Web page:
Elizabeth Bedrick. It's pretty commonly known that one of the biggest factors that truly influences our success, our ability to do hard things. Our grit is really our mindset and how we perceive these challenges that we're facing. What is less commonly known as how to change our mindset. If it's not working in our favor, or if it's holding us back.

Here today is Markita [00:01:00] Myrick. She's a licensed professional counselor and an empowerment coach murkiness here to talk to us about the benefits of a growth mindset and how we can work to change our mindset. If it's creating a barrier to our personal or professional. So, hi. Markita welcome.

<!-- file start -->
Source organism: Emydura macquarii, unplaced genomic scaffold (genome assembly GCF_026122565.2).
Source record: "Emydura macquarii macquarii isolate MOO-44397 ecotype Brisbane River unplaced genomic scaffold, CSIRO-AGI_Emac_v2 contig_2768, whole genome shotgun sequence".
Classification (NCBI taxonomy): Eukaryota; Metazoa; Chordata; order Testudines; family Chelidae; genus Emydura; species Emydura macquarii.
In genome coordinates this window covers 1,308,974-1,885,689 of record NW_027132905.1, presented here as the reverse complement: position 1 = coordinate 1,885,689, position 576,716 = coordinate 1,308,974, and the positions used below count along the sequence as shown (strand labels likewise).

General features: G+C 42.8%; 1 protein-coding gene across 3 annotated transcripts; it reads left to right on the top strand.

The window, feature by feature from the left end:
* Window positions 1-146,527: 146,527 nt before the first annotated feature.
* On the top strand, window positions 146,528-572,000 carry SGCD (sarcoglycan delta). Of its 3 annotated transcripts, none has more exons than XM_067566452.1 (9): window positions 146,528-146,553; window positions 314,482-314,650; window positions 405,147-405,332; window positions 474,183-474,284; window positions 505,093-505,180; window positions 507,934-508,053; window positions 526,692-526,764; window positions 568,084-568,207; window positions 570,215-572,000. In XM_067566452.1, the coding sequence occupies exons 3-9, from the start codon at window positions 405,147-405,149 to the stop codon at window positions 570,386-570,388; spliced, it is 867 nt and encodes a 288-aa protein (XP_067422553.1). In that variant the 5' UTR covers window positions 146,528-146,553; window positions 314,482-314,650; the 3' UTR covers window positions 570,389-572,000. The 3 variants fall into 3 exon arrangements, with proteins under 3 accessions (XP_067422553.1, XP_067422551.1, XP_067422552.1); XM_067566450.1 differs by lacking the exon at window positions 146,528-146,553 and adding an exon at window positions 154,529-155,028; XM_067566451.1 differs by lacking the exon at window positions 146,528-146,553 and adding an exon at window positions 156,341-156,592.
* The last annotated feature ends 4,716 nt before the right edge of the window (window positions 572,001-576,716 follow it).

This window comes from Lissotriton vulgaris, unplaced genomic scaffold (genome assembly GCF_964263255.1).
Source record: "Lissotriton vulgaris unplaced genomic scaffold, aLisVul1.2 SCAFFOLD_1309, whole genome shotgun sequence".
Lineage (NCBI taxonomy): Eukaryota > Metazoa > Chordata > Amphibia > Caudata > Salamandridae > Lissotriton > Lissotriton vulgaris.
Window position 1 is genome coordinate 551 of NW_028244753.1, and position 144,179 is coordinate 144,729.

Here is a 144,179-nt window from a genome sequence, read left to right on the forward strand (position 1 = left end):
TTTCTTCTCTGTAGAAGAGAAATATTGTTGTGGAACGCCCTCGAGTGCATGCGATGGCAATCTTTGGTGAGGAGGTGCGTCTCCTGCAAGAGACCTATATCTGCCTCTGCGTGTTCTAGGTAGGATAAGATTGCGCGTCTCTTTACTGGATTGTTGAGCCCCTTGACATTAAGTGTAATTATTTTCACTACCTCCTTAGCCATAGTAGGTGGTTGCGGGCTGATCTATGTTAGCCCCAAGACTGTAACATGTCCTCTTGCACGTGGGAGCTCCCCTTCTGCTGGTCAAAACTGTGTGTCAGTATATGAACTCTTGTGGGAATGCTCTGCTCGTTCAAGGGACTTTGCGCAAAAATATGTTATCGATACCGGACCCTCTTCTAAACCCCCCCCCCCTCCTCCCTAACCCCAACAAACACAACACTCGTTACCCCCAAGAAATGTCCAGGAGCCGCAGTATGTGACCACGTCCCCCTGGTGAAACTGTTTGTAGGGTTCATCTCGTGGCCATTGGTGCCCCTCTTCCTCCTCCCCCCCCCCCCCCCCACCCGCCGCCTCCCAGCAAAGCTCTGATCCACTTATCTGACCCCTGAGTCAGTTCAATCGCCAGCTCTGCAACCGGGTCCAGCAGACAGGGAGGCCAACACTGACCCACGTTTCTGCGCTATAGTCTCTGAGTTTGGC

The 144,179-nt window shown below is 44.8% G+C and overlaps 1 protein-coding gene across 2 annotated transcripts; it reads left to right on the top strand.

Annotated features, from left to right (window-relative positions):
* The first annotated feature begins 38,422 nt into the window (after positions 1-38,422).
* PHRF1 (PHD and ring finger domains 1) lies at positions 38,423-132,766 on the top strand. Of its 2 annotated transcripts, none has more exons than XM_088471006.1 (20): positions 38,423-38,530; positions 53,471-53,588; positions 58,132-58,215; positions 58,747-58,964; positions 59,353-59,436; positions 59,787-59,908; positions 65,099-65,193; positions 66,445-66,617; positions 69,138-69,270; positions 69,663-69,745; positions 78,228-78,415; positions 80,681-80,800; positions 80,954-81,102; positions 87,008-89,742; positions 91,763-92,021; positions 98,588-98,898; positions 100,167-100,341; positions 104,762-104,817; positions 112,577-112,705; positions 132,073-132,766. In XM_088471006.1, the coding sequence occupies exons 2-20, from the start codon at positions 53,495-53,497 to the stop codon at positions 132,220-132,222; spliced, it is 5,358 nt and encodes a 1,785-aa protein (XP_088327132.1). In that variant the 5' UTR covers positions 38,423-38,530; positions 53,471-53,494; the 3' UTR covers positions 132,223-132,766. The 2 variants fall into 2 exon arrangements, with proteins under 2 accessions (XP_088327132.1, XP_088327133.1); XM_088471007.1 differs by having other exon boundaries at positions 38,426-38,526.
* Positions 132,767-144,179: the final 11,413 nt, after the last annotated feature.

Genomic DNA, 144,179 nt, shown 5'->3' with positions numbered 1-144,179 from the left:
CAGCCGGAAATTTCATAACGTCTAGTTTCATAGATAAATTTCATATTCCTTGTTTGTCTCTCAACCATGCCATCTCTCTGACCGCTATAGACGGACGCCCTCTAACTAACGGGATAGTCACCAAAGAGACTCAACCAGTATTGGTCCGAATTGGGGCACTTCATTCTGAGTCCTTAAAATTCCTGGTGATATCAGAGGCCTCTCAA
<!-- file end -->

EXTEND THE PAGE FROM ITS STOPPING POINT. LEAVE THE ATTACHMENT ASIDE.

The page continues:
Marquita Myrick: Hello. Thank you so much for having me, Liz.


Dr. Fedrick: you so much for joining us. I'm happy to have you here. So before we jump in, let's talk a little bit about your, your background. Tell us a little bit about yourself and the work that you're doing in the. 

Marquita Myrick: Absolutely. So I am a licensed professional counselor and I'm also an empowerment coach. I tend to work with people, struggling with anxiety, depression, women's issues, any kind of life transition.

And I love empowering women specifically. I work with, with everyone, right. But I empower mostly women in my coaching practice really to just step into their power and live the life that they deserve to be living and stop just surviving and really just start thriving in. 

Dr. Fedrick: I love that. I love that empowerment piece.